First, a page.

Unfamiliar territory: New exhibit opens at 21st Street Studios
“With contemporary art we’re challenging the familiar,” Peter Prinz said gazing at Current and Past Conversations, the art installation in 21st Street Studios.
The walls are blank, bright white and bare. Instead, paintings and sculptures hang aloft, suspended from the ceiling. Pottery descends from silver chains. The effect is surprising and dynamic as the eyes wander from piece to piece. A visceral tug of curiosity pulls the viewer through the space.
Prinz, CEO and cofounder of Space One Eleven, curated Current and Past Conversations inspired by the history of 21st Street Studios and the artists who occupy the studio space or who have in the past. Local artists like Elizabeth Marie Farr, Dave Matson, Darius Hill and Mary Grace Wolnski are represented in the exhibit.
The opening reception on Thursday, June 18, will serve as a homecoming for artist Sara Garden Armstrong, who is also the building’s owner. Armstrong lived and worked in Birmingham before moving to New York in 1981, but reserved 21st Street Studios for her resident artists.
The evening is also a reunion of the artists who contributed to the studio’s reputation as a haven for creatives — a Southern take on the late Carnegie Hall Studios. The artists’ voices will echo through the exhibit when it is completed, Prinz explained. The curator recorded each artist telling a story — anything the artist wanted to say, whether about their art or life or whatever happened to be on their mind.
“I wanted to capture the energy of conversation in the space,” Prinz said.
The space does open itself to dialogue; the art sparks conversation and the entire building pulses with living history.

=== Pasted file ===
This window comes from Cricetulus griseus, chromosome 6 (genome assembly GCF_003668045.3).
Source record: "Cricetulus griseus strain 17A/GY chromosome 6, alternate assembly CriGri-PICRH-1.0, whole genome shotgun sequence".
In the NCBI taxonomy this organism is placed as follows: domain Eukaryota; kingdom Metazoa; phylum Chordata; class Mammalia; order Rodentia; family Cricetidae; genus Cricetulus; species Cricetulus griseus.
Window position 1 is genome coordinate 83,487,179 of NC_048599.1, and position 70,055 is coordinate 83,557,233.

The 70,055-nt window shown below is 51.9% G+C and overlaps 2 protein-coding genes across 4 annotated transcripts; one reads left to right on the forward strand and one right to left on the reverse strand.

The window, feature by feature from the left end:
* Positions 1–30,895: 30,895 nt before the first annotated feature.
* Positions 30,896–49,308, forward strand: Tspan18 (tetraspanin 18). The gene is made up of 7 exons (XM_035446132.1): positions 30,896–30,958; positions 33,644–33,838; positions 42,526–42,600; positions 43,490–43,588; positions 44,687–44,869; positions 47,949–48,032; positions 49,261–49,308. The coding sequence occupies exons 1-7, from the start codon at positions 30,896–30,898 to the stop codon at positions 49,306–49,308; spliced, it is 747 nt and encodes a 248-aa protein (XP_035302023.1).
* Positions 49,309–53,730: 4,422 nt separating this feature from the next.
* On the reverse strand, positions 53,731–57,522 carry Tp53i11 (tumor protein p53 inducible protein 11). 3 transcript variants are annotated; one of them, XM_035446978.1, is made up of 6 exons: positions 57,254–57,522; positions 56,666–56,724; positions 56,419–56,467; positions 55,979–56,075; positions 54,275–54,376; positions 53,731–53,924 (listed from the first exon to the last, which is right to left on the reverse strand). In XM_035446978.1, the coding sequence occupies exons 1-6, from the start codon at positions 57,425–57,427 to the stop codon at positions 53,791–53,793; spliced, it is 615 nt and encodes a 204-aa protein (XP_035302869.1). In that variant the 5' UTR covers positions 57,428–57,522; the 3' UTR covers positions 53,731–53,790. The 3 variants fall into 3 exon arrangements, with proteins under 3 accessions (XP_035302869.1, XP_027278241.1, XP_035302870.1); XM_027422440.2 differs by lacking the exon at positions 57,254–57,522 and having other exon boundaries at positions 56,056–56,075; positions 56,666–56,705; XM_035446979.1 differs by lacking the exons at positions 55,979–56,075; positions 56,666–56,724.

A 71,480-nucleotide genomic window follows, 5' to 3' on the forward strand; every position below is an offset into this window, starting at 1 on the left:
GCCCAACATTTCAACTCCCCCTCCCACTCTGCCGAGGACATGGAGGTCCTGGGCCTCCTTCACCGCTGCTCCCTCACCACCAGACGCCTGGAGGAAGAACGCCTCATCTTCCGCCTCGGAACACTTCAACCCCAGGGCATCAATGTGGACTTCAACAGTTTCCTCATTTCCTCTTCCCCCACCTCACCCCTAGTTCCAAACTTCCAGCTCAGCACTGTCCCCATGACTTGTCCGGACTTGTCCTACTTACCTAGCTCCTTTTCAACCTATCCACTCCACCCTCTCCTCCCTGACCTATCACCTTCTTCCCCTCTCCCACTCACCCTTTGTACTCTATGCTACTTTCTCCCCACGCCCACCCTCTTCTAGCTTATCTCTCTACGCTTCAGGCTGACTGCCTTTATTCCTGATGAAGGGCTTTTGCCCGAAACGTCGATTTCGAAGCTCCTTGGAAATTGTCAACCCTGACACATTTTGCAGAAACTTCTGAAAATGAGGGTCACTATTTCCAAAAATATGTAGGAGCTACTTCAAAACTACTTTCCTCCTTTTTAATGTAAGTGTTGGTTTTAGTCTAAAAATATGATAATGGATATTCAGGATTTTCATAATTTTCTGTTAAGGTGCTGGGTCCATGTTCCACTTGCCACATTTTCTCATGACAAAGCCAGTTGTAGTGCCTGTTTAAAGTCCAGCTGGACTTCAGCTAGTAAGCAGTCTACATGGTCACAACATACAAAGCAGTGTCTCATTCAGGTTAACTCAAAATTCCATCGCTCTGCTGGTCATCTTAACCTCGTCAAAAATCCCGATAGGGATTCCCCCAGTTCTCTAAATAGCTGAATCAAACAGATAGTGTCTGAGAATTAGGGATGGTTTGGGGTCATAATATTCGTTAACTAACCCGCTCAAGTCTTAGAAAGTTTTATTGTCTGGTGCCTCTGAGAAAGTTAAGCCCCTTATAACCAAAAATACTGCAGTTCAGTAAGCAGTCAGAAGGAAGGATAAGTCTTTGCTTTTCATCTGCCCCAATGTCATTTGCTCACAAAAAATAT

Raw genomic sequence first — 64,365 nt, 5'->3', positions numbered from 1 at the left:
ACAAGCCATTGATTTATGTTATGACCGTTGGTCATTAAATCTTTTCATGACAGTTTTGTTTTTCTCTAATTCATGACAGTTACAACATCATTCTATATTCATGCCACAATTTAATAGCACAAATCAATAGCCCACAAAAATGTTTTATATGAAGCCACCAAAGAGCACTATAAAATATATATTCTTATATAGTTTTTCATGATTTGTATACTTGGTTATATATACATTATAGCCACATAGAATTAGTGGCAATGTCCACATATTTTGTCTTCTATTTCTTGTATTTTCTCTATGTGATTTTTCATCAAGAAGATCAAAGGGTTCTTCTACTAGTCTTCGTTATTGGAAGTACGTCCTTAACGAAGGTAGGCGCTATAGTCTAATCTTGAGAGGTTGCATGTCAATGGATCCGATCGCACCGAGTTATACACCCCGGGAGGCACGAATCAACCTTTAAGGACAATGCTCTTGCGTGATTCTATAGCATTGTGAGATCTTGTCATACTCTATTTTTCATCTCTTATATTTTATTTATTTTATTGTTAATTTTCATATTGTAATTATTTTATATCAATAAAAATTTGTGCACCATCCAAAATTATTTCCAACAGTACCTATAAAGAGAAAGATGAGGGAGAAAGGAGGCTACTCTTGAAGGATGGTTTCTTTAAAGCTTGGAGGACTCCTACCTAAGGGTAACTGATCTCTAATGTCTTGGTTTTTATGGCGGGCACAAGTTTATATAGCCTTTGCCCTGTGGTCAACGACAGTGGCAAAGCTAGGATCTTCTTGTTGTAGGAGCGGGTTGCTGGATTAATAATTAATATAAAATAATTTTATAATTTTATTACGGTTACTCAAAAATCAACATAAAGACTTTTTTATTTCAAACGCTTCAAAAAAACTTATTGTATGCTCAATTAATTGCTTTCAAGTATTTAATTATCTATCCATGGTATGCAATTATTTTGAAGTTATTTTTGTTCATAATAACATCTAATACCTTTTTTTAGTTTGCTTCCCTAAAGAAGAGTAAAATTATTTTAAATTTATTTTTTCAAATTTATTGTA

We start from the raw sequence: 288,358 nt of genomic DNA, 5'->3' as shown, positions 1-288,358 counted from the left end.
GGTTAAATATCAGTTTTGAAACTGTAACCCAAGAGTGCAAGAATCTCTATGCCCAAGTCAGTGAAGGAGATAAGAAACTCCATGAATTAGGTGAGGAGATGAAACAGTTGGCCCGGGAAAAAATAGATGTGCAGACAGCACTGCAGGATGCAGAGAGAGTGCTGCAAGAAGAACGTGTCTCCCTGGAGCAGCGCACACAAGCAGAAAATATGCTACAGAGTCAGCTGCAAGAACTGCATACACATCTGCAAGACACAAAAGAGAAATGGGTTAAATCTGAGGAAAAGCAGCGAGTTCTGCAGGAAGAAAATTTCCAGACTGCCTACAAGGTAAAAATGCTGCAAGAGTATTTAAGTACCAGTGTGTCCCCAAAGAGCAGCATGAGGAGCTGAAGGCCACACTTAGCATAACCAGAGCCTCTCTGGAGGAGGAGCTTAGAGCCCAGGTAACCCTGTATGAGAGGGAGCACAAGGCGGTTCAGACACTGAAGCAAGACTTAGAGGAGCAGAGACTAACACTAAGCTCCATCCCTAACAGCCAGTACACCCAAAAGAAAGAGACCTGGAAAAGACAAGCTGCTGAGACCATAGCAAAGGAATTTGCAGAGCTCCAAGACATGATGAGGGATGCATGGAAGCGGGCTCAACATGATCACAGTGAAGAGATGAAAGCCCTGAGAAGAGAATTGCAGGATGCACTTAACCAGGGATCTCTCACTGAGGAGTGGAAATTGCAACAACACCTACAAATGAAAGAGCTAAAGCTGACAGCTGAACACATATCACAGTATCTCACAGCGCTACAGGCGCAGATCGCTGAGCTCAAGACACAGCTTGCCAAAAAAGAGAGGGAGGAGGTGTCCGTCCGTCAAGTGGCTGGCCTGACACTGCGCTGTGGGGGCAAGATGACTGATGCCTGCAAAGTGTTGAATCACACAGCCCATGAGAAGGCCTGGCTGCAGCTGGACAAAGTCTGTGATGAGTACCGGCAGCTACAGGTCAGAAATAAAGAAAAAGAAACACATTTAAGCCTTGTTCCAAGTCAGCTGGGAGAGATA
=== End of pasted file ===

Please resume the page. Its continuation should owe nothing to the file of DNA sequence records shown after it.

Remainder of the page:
21st Street Studios is located at 111 Richard Arrington Jr. Boulevard. S. (entrance in the alley at the yellow door). The opening reception is free and will take place from 5:30 to 8 p.m. For more information, visit 21st Street Studio Artists on Facebook.
THURSDAY, JUNE 11
Unreliable Flying Objects Artist Reception — Hoover Public Library. 200 Municipal Dr., Hoover. Naked Art Gallery owner and artist Véronique “Véro” Vanblaere, whose new works are currently on display at the Hoover Library, will have an artist reception in the Friends Gallery. Attendees will be able to meet Vanblaere and view the gallery while mingling with other art lovers. Unreliable Flying Objects features Véro’s quirky cast of interstellar characters, bold color palette and mixed media prowess. 5:30–7:30 p.m. Free. For more information, visit hooverlibrary.org.
Build, Throw, Fire! — Shelby County Arts Council Gallery. 104 Mildred St., Columbiana. Every Thursday evening through July 6, SCAC Pottery Collective member Nita Terrell teaches this beginner or refresher class on wheel throwing and hand building. Students get individual time with the instructor as they learn other pottery techniques like glazing and color selection. 5–7:30 p.m. $115 plus registration fee. For more information, visit shelbycountyartscouncil.com.
FRIDAY, JUNE 12
Rising Up: Hale Woodruff’s Murals at Talladega College Opening — Birmingham Museum of Art. 2000 Reverend Abraham Woods Jr. Blvd. Hale Woodruff was not only a master muralist and painter apprenticed under Diego Rivera, but also a patriarch of African American art. His narrative realism murals, currently on their last stretch of the exhibition’s national tour, depict highlights in the history of Talladega College and the Amistad mutiny and trial. The entire exhibit chronicles Woodruff’s artistic growth through decades of reinvention and will be available through September 6. The opening reception will be held in conjunction with Art on the Rocks. 7–11 p.m. $25. For more information, visit artsbma.org.
SATURDAY, JUNE 13